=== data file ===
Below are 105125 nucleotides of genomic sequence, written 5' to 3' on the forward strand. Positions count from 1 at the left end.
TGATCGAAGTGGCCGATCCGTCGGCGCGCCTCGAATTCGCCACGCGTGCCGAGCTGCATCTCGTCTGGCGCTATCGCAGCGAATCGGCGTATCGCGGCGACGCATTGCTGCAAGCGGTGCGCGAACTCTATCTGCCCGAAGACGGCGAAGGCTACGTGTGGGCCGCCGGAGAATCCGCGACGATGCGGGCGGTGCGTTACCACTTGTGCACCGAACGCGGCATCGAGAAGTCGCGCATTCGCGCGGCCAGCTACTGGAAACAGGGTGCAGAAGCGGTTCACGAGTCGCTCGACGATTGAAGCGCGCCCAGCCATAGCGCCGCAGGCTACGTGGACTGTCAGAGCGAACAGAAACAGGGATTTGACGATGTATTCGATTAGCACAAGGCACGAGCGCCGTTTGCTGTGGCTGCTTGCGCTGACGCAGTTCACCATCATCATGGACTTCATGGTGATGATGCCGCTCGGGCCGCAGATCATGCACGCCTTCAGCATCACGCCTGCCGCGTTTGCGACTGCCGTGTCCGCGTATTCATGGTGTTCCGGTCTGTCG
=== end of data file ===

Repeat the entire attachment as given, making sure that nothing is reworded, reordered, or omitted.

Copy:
Below are 105125 nucleotides of genomic sequence, written 5' to 3' on the forward strand. Positions count from 1 at the left end.
TGATCGAAGTGGCCGATCCGTCGGCGCGCCTCGAATTCGCCACGCGTGCCGAGCTGCATCTCGTCTGGCGCTATCGCAGCGAATCGGCGTATCGCGGCGACGCATTGCTGCAAGCGGTGCGCGAACTCTATCTGCCCGAAGACGGCGAAGGCTACGTGTGGGCCGCCGGAGAATCCGCGACGATGCGGGCGGTGCGTTACCACTTGTGCACCGAACGCGGCATCGAGAAGTCGCGCATTCGCGCGGCCAGCTACTGGAAACAGGGTGCAGAAGCGGTTCACGAGTCGCTCGACGATTGAAGCGCGCCCAGCCATAGCGCCGCAGGCTACGTGGACTGTCAGAGCGAACAGAAACAGGGATTTGACGATGTATTCGATTAGCACAAGGCACGAGCGCCGTTTGCTGTGGCTGCTTGCGCTGACGCAGTTCACCATCATCATGGACTTCATGGTGATGATGCCGCTCGGGCCGCAGATCATGCACGCCTTCAGCATCACGCCTGCCGCGTTTGCGACTGCCGTGTCCGCGTATTCATGGTGTTCCGGTCTGTCG